Meantime, it appears that Judge Kopf has irritated an appellate judge with his use of language on his blog:
While he thought the story was inspiring, a distinguished federal appellate judge from another Circuit thought my use of a vulgarity (“suck”) in the post about Shon Hopwood offended good taste. I am glad the judge cared enough to write, and I sincerely thank him. Although I am not keen on receiving lectures on taste and decorum, the judge’s candid criticism about my use of rough, profane or vulgar language caused me to reflect seriously on his point.
I am of two minds. On the one hand, I understand the great strength of the judge’s point. Among other consequences, jarring language such as the word the judge complained about may unnecessarily diminish respect for other judges. Moreover, judges should model civilized writing if for no other reason than they expect civilized discourse from others. Still further, bad words are simply losing their utility in our coarsening society. On the other hand, I want to demystify the work of federal trial judges. Sometimes, rough language expresses my thoughts in a way that more refined language would mask. Indeed, from where I sit, much of what I see and hear is actually profane and vulgar no matter how I might wish to sanitize it.
I really enjoy reading Kopf's blog as it is a pretty open dialogue from a sitting district judge. He also engages his readers in the comment section. If you haven't already, you should check it out.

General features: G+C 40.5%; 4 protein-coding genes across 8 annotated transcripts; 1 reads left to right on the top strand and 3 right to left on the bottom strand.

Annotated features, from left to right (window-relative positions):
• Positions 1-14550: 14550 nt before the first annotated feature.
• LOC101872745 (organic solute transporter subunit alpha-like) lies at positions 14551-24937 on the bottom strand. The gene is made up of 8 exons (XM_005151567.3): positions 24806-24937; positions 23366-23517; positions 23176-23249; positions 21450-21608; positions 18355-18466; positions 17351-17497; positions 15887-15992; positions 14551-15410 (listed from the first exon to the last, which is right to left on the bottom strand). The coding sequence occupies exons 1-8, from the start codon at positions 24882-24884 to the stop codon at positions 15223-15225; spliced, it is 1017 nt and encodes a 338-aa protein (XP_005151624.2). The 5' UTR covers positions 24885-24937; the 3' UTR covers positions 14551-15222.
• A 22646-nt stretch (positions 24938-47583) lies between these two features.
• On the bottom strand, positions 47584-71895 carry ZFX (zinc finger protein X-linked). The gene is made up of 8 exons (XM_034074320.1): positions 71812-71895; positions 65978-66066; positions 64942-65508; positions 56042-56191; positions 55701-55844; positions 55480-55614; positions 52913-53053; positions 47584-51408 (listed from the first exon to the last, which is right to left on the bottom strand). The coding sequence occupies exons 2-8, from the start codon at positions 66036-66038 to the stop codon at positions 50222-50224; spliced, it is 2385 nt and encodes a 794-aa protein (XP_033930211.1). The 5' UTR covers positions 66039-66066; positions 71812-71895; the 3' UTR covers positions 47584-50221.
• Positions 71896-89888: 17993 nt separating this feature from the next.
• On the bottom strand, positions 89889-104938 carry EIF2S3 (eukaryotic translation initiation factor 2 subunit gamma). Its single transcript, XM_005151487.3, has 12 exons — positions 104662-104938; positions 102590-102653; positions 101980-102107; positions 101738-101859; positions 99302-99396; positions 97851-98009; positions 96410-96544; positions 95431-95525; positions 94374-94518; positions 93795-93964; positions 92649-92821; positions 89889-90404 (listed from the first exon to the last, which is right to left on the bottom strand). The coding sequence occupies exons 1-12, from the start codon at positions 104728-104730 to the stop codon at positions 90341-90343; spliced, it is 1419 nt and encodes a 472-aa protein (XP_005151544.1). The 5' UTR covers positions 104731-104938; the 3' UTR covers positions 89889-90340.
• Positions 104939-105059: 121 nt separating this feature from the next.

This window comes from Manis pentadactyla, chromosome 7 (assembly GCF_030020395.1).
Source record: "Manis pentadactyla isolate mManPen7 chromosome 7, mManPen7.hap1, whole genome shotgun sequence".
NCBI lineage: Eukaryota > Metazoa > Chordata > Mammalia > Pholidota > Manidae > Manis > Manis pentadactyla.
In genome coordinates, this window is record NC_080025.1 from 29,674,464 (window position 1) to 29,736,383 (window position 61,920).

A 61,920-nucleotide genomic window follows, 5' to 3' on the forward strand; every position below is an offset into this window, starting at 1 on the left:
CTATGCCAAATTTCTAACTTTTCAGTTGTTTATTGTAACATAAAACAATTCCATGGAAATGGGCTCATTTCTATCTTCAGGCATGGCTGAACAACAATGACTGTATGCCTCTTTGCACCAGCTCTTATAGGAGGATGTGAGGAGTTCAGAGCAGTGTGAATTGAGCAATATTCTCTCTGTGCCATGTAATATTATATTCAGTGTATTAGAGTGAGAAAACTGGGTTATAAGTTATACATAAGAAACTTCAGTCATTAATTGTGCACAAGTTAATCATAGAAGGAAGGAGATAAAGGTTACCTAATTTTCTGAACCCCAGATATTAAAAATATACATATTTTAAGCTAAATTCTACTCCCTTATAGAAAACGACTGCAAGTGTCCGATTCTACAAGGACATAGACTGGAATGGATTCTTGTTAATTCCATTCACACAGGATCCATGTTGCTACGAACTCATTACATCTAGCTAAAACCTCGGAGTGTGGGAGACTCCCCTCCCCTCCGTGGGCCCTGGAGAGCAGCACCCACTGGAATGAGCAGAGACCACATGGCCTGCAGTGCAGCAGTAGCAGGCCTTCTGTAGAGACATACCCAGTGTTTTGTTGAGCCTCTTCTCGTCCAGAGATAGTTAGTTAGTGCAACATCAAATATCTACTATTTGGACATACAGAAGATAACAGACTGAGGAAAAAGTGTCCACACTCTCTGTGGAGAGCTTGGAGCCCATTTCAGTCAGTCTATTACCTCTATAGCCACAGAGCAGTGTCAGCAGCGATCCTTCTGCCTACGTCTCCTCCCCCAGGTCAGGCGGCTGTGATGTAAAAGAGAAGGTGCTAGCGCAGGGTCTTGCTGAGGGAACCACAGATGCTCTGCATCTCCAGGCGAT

If you are interested in Supreme Court "beauty contests," there are two good articles to read:
The first is on Above the Law about how the law firms were selected in the Obamacare cases, and the second is from the Daily Report about a case headed to the Supreme Court between Georgia and Florida where Georgia took bids for the case:
Lawyers who want to defend Georgia from Florida's impending lawsuit over water rights range from a former U.S. solicitor general who regularly charges more than $1,100 per hour to a recent law school graduate who offered to work for free. Those were two of the 29 applications the Georgia Law Department received by Tuesday's deadline. Two other applications were submitted after the deadline, and the department has not yet determined whether they will be considered. This is the first time under Georgia Attorney General Sam Olens that the Law Department has sought bids for potential special assistant attorneys general.
Finally, the 11th Circuit decided that ghostwriting for a pro se litigant isn't so bad. I wonder which law clerk wrote that opinion.